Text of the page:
Every National Park is unique environment which requires its own set of regulations.
NPS does a fantastic of recognizing this, but it’s time to make some bigger moves against the pressure of increased visitation across the entire system.
Grand Canyon, for example, is a spectacle that everyone should have a right to see. To stop all cars at the park’s boundary and require everyone to ride a bus to simply see the Canyon is too much to ask of our society, especially when you take into account those with disabilities and special needs.
What we can do, perhaps, is allow only physically disabled persons to drive their vehicles into the park. Yes, there would be bureaucratic red tape involved in achieving this special access, but it would be worth the trouble.
Other parks may not necessarily have an iconic, must see site (like Grand Canyon does). In these places I feel that facilities should be broken down accordingly. In Yosemite, maybe Tunnel Overlook and Glacier Point could remain open to public transportation, so your average visitor can still “see” the park, but the heart of the valley could be closed and managed as backcountry.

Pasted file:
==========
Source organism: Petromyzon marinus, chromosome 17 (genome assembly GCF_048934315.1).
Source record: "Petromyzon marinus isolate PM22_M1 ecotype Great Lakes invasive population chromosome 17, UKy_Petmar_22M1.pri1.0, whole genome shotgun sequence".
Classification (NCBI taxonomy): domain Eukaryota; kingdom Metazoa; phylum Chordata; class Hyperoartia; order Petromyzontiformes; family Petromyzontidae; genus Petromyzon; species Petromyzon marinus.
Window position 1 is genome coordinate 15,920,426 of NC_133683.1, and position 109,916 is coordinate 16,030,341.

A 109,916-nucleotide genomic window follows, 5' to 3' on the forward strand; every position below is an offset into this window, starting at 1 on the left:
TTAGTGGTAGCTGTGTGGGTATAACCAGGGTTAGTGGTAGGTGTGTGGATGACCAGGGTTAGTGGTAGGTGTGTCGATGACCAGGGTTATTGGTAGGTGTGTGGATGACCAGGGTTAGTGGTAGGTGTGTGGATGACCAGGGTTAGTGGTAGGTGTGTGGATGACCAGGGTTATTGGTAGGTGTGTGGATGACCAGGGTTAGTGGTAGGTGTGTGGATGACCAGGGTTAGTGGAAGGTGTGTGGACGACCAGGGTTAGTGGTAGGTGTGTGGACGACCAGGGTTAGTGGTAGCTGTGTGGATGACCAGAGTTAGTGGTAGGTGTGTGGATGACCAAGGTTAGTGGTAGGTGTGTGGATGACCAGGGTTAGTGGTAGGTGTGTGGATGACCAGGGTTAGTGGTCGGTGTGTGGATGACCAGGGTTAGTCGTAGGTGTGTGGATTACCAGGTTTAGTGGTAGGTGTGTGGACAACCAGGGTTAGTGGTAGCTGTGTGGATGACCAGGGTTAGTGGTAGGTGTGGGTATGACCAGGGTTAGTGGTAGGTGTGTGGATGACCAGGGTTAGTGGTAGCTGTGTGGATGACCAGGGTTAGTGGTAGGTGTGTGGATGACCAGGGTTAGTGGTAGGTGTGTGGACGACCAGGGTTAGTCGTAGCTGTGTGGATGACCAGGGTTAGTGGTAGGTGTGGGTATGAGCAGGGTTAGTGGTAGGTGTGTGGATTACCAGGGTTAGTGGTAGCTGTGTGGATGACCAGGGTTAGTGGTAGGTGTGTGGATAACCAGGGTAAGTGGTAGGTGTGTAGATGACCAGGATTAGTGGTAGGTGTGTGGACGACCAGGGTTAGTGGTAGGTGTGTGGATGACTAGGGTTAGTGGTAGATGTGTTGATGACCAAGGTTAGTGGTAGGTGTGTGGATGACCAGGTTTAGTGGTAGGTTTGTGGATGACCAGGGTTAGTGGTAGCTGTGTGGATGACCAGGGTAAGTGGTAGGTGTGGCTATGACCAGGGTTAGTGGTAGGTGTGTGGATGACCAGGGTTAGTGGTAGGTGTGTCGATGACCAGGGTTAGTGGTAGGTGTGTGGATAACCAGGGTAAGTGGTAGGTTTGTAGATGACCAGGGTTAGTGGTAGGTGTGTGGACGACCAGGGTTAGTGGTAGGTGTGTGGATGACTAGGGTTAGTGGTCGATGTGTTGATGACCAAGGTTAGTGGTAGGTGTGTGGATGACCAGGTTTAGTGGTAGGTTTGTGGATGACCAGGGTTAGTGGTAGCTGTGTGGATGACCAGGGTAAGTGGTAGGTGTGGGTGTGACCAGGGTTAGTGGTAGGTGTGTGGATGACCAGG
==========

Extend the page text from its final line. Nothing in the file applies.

Imagine if a historic hotel like Yosemite’s Ahwahnee (er, excuse me… “Majestic Yosemite Hotel”) or Zion’s Lodge were managed as backcountry facilities, similar to Grand Canyon’s Phantom Ranch or Sequoia’s Bearpaw?
Imagine if Yellowstone’s Old Faithful was only accessible via bus (with a reserved ticket), and the great remainder of the park was only accessible on foot, pack animal, or by bicycle?